If Baseball Last Night was a Cigar…

…It would have been a 100 point cigar. No doubt.

Four teams: the Red Sox and the Rays in the American League; the Braves and the Cardinals in the National League; and there were only two golden tickets left for the playoffs. And all was decided yesterday.

Days like yesterday are what World Series dreaming boys live for. Nomadic scouts and under-appreciated coaches have seen countless days of baseball and have never seen anything like what happened. If yesterday was the last scene in a movie the cranky as Sparky Anderson movie critic Roger Ebert would have given it one star for being utterly insane. And it was.

Beating the Astros 8-0, the Cardinals were the first team still in contention to take care of business. It was like a cigar that starts out amazingly but without much complexity. You know the kind of cigar I’m talking about: the flavor, whether it be spice, earth, meat or what have you, is very pure and gives your mind a readily available comparison to a flavor you already love. But something was missing.

The next game to end put the Cardinals into the playoffs; unfortunately for the Braves, it eliminated them. Thirteen inning affairs are hard fought battles that leave nerves raw and drain every last ounce out of everyone involved; fans included. This is even more so when the stakes are as high as they were yesterday for the all-but-playoff-bound Braves. They lost the initiative a couple of weeks back and never found their way back to the right path. I think all baseball fans have a little bit of pity for that team and their fans.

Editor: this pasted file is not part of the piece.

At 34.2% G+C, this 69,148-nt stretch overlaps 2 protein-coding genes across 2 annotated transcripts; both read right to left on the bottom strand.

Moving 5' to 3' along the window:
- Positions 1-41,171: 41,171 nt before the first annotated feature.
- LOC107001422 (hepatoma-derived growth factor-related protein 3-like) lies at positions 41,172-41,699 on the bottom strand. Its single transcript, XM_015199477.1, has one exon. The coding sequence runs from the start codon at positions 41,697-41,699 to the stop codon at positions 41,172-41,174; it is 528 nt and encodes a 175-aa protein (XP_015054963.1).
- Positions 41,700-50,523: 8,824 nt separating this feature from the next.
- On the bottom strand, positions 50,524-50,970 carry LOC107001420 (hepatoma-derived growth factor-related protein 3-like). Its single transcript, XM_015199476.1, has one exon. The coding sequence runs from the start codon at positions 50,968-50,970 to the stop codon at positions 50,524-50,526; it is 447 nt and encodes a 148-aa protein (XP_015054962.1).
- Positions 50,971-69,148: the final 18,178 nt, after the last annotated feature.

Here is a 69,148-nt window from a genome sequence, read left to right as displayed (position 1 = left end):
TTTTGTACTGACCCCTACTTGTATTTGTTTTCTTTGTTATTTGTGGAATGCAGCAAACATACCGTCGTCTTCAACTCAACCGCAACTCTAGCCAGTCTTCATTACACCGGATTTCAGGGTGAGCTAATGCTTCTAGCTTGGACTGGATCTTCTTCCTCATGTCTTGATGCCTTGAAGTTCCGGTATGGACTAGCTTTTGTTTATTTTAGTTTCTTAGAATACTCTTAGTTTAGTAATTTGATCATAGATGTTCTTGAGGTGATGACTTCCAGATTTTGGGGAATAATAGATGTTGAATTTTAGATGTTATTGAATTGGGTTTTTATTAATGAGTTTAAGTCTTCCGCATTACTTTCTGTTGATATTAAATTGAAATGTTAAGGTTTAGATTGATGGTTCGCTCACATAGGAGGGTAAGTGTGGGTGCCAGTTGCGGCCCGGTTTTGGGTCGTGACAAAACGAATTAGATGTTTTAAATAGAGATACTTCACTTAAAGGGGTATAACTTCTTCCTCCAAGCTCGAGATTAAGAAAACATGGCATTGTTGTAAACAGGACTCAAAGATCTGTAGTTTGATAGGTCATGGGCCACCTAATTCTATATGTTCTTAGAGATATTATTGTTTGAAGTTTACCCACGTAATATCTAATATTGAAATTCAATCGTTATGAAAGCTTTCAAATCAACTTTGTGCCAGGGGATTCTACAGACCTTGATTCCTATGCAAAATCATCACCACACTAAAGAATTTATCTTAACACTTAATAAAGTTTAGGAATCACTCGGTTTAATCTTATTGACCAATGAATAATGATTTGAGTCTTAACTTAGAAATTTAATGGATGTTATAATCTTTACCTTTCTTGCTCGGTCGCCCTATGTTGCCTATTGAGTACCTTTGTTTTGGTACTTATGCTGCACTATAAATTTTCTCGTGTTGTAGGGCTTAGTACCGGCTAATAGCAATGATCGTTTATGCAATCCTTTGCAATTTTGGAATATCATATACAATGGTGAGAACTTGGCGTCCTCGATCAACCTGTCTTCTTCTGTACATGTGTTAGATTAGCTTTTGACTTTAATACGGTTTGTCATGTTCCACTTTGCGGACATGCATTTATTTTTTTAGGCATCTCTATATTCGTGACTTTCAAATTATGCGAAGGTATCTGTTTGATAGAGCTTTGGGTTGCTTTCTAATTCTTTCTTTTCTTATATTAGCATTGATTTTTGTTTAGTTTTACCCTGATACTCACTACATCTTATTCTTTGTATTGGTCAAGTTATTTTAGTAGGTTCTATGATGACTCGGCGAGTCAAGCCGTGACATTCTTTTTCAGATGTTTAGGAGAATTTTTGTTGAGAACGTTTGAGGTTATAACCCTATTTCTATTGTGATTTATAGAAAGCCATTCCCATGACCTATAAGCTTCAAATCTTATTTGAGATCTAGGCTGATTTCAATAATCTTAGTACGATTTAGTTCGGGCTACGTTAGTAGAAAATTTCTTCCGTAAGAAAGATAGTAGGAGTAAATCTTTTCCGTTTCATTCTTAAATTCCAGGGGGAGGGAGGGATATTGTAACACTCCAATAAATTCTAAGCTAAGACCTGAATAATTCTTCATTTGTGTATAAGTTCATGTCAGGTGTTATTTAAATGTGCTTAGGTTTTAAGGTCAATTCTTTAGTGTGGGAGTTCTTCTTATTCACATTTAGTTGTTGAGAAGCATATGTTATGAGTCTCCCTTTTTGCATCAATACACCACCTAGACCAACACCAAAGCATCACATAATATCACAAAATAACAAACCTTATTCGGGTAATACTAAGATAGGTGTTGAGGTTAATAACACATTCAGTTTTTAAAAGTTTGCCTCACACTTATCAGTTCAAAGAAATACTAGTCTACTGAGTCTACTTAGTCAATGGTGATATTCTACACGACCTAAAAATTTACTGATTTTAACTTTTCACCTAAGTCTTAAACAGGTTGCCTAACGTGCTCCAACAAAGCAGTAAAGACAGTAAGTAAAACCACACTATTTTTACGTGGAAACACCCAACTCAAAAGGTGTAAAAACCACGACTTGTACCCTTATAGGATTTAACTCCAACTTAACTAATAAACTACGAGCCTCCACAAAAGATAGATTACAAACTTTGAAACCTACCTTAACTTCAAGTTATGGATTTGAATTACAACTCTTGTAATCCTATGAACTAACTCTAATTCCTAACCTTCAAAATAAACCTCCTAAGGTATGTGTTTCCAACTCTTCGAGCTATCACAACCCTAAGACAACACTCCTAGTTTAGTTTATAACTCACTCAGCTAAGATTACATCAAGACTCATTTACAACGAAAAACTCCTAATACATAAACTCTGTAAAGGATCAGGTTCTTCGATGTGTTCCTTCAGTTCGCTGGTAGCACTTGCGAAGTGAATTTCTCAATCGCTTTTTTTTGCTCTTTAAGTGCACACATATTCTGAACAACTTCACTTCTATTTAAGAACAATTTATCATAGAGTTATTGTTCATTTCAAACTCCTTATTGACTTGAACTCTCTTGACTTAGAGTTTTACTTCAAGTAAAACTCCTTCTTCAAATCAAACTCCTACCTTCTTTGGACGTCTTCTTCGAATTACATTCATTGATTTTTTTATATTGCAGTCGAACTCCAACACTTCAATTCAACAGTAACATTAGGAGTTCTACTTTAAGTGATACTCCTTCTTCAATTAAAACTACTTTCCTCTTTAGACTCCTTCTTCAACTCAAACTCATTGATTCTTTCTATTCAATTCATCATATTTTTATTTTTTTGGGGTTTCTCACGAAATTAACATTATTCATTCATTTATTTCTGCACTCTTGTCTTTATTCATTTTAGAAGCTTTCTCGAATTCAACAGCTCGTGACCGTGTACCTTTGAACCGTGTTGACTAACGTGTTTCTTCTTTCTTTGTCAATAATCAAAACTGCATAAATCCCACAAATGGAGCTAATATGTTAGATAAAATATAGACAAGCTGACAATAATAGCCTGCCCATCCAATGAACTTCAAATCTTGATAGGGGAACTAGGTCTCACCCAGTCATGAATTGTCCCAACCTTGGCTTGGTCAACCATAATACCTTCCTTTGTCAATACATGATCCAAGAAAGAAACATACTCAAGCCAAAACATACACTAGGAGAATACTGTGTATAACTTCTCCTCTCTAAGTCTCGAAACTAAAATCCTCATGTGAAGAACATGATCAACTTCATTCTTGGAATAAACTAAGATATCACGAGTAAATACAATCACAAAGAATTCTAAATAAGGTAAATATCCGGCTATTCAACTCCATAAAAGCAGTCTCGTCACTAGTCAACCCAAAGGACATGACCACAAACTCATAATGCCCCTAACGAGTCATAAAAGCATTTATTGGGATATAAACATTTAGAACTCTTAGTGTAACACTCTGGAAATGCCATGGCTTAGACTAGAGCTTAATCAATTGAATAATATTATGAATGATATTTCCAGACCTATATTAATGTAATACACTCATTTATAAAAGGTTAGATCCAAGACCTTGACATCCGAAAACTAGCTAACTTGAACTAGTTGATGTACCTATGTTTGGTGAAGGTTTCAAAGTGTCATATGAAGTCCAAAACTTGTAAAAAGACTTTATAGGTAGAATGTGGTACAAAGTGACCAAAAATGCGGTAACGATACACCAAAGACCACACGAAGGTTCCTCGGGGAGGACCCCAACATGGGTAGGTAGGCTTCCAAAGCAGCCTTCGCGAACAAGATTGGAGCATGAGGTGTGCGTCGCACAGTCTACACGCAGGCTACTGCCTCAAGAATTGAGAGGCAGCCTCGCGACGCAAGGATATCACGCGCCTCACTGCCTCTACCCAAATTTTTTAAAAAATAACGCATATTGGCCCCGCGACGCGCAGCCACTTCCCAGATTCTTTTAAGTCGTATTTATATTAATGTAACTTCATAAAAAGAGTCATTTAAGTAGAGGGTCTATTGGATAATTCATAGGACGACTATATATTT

With the National League’s playoff dance card now filled in such a dramatic way you would have been right to proclaim yesterday as one of the better day for baseball fans. It was like a cigar that is powerfully flavorful evolving into something that was even better. More flavor, more nuance. Just… more. And then the most amazing thing happened.

Joe Maddon has been “new school” for so long that he has made it old school. For well over a decade, probably closer to two, he was the Angels’ consigliere of statistics. Before there was Moneyball there was Joe Maddon serving as the Angels’ bench coach with enough stats to make the combined works of Tolstoy look sparse. Massive three ring binders elucidated the tendencies of every opponent the Angels faced. More Sun Tzu than George Patton, his even keeled demeanor and analytical mind set the tone for the Angels for at least the last decade of his tenure in Los Angeles via Anaheim.

I know Mike Scioscia gets most of the credit for the Angels’ successes over the last decade but Maddon (and the rest of the coaching staff) deserves more than a footnote worth of the credit as well. It may sound odd ridiculous to the uninitiated baseball fan but Maddon became a hero to Angels fans while we were lucky enough to have him. That is why even though I have a lot of respect for both the Yankees and the Red Sox it is the Rays that I root for once (hopefully someday soon that will be an “if” again) the Angels get eliminated. Even though I don’t have a great knowledge of their roster I know their team because it is the embodiment of the bespectacled Maddon.